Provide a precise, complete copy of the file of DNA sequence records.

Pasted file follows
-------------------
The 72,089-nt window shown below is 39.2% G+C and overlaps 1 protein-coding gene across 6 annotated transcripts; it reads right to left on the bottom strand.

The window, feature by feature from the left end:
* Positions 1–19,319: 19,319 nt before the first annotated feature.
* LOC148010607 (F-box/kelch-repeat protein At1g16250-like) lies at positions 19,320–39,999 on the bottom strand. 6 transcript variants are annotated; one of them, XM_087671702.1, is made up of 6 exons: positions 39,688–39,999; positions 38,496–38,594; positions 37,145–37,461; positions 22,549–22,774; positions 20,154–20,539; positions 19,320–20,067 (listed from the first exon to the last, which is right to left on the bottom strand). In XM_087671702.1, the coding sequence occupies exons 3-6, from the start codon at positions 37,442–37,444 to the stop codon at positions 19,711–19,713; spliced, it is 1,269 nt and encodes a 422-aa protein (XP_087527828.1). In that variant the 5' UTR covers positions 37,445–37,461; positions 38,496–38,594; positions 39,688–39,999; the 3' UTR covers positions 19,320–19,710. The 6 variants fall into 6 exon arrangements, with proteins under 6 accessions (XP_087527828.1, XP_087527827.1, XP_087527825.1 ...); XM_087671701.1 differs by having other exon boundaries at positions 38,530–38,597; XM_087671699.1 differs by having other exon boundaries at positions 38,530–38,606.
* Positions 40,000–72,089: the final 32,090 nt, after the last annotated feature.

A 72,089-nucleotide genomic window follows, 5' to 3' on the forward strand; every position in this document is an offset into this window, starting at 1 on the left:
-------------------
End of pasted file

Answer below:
The 72,089-nt window shown below is 39.2% G+C and overlaps 1 protein-coding gene across 6 annotated transcripts; it reads right to left on the bottom strand.

The window, feature by feature from the left end:
* Positions 1–19,319: 19,319 nt before the first annotated feature.
* LOC148010607 (F-box/kelch-repeat protein At1g16250-like) lies at positions 19,320–39,999 on the bottom strand. 6 transcript variants are annotated; one of them, XM_087671702.1, is made up of 6 exons: positions 39,688–39,999; positions 38,496–38,594; positions 37,145–37,461; positions 22,549–22,774; positions 20,154–20,539; positions 19,320–20,067 (listed from the first exon to the last, which is right to left on the bottom strand). In XM_087671702.1, the coding sequence occupies exons 3-6, from the start codon at positions 37,442–37,444 to the stop codon at positions 19,711–19,713; spliced, it is 1,269 nt and encodes a 422-aa protein (XP_087527828.1). In that variant the 5' UTR covers positions 37,445–37,461; positions 38,496–38,594; positions 39,688–39,999; the 3' UTR covers positions 19,320–19,710. The 6 variants fall into 6 exon arrangements, with proteins under 6 accessions (XP_087527828.1, XP_087527827.1, XP_087527825.1 ...); XM_087671701.1 differs by having other exon boundaries at positions 38,530–38,597; XM_087671699.1 differs by having other exon boundaries at positions 38,530–38,606.
* Positions 40,000–72,089: the final 32,090 nt, after the last annotated feature.

A 72,089-nucleotide genomic window follows, 5' to 3' on the forward strand; every position in this document is an offset into this window, starting at 1 on the left: